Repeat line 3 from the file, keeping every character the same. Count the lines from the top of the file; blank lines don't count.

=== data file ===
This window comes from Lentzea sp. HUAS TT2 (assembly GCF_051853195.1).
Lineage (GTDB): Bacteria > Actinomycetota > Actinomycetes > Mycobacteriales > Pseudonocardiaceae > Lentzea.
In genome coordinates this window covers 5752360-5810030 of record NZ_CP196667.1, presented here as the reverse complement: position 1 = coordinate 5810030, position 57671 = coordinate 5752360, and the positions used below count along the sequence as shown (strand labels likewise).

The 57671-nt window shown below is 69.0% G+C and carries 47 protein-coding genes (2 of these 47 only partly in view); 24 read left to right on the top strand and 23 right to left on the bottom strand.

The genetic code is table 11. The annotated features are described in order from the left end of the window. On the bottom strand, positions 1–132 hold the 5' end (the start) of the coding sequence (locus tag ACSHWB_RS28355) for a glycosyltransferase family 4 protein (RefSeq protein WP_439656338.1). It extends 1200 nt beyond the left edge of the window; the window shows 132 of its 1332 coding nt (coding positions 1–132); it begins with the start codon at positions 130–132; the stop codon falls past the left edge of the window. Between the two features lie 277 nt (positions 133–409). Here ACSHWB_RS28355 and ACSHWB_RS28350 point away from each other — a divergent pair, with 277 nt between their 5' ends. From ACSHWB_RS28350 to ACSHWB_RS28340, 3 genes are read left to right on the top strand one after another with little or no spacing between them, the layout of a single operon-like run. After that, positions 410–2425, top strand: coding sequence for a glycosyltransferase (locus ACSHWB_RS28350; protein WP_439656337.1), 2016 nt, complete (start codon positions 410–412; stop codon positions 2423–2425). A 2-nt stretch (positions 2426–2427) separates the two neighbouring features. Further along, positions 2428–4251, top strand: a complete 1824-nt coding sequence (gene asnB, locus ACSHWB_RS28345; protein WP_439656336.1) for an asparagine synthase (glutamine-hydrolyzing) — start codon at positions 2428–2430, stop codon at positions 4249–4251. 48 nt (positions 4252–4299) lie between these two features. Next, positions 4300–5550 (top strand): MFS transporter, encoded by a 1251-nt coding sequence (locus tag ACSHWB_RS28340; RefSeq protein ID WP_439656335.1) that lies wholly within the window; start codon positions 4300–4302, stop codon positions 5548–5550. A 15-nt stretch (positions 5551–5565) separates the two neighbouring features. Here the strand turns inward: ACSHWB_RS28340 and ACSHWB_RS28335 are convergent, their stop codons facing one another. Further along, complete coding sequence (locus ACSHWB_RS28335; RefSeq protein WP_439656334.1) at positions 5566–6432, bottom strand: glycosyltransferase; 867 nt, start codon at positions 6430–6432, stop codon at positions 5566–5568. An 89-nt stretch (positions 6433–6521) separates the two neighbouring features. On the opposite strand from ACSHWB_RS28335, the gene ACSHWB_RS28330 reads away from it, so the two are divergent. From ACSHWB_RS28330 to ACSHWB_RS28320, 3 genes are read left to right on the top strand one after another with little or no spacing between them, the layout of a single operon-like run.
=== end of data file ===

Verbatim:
In genome coordinates this window covers 5752360-5810030 of record NZ_CP196667.1, presented here as the reverse complement: position 1 = coordinate 5810030, position 57671 = coordinate 5752360, and the positions used below count along the sequence as shown (strand labels likewise).